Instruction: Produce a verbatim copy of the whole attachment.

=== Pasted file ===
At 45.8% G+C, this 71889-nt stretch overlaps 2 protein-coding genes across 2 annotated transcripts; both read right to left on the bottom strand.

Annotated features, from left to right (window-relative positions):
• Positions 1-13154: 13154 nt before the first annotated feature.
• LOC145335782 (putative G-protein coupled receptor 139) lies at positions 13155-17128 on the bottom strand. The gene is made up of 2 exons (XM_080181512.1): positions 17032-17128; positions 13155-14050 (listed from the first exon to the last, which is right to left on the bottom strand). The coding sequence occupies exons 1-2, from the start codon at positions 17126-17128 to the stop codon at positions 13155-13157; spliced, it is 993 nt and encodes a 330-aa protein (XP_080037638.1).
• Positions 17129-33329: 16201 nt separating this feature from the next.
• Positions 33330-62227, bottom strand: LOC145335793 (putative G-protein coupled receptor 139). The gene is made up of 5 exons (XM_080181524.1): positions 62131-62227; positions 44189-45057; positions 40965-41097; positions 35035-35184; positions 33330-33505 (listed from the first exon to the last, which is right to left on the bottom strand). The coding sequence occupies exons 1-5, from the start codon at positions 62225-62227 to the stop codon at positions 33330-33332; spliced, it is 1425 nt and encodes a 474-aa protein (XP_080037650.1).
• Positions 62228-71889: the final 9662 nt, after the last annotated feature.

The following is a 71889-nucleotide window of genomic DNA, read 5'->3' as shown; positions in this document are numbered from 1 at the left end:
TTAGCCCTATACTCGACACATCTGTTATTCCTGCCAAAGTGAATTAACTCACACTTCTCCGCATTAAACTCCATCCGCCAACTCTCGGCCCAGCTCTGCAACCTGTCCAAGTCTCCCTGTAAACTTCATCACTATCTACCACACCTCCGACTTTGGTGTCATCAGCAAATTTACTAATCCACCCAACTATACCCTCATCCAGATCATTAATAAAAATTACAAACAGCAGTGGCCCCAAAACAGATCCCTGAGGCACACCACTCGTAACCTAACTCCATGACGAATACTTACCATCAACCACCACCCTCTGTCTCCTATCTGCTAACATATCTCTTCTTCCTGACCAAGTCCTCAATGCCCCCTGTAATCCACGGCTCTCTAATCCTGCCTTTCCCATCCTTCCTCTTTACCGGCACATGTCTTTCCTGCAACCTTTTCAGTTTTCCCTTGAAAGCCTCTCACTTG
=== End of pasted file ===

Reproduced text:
At 45.8% G+C, this 71889-nt stretch overlaps 2 protein-coding genes across 2 annotated transcripts; both read right to left on the bottom strand.

Annotated features, from left to right (window-relative positions):
• Positions 1-13154: 13154 nt before the first annotated feature.
• LOC145335782 (putative G-protein coupled receptor 139) lies at positions 13155-17128 on the bottom strand. The gene is made up of 2 exons (XM_080181512.1): positions 17032-17128; positions 13155-14050 (listed from the first exon to the last, which is right to left on the bottom strand). The coding sequence occupies exons 1-2, from the start codon at positions 17126-17128 to the stop codon at positions 13155-13157; spliced, it is 993 nt and encodes a 330-aa protein (XP_080037638.1).
• Positions 17129-33329: 16201 nt separating this feature from the next.
• Positions 33330-62227, bottom strand: LOC145335793 (putative G-protein coupled receptor 139). The gene is made up of 5 exons (XM_080181524.1): positions 62131-62227; positions 44189-45057; positions 40965-41097; positions 35035-35184; positions 33330-33505 (listed from the first exon to the last, which is right to left on the bottom strand). The coding sequence occupies exons 1-5, from the start codon at positions 62225-62227 to the stop codon at positions 33330-33332; spliced, it is 1425 nt and encodes a 474-aa protein (XP_080037650.1).
• Positions 62228-71889: the final 9662 nt, after the last annotated feature.

The following is a 71889-nucleotide window of genomic DNA, read 5'->3' as shown; positions in this document are numbered from 1 at the left end:
TTAGCCCTATACTCGACACATCTGTTATTCCTGCCAAAGTGAATTAACTCACACTTCTCCGCATTAAACTCCATCCGCCAACTCTCGGCCCAGCTCTGCAACCTGTCCAAGTCTCCCTGTAAACTTCATCACTATCTACCACACCTCCGACTTTGGTGTCATCAGCAAATTTACTAATCCACCCAACTATACCCTCATCCAGATCATTAATAAAAATTACAAACAGCAGTGGCCCCAAAACAGATCCCTGAGGCACACCACTCGTAACCTAACTCCATGACGAATACTTACCATCAACCACCACCCTCTGTCTCCTATCTGCTAACATATCTCTTCTTCCTGACCAAGTCCTCAATGCCCCCTGTAATCCACGGCTCTCTAATCCTGCCTTTCCCATCCTTCCTCTTTACCGGCACATGTCTTTCCTGCAACCTTTTCAGTTTTCCCTTGAAAGCCTCTCACTTG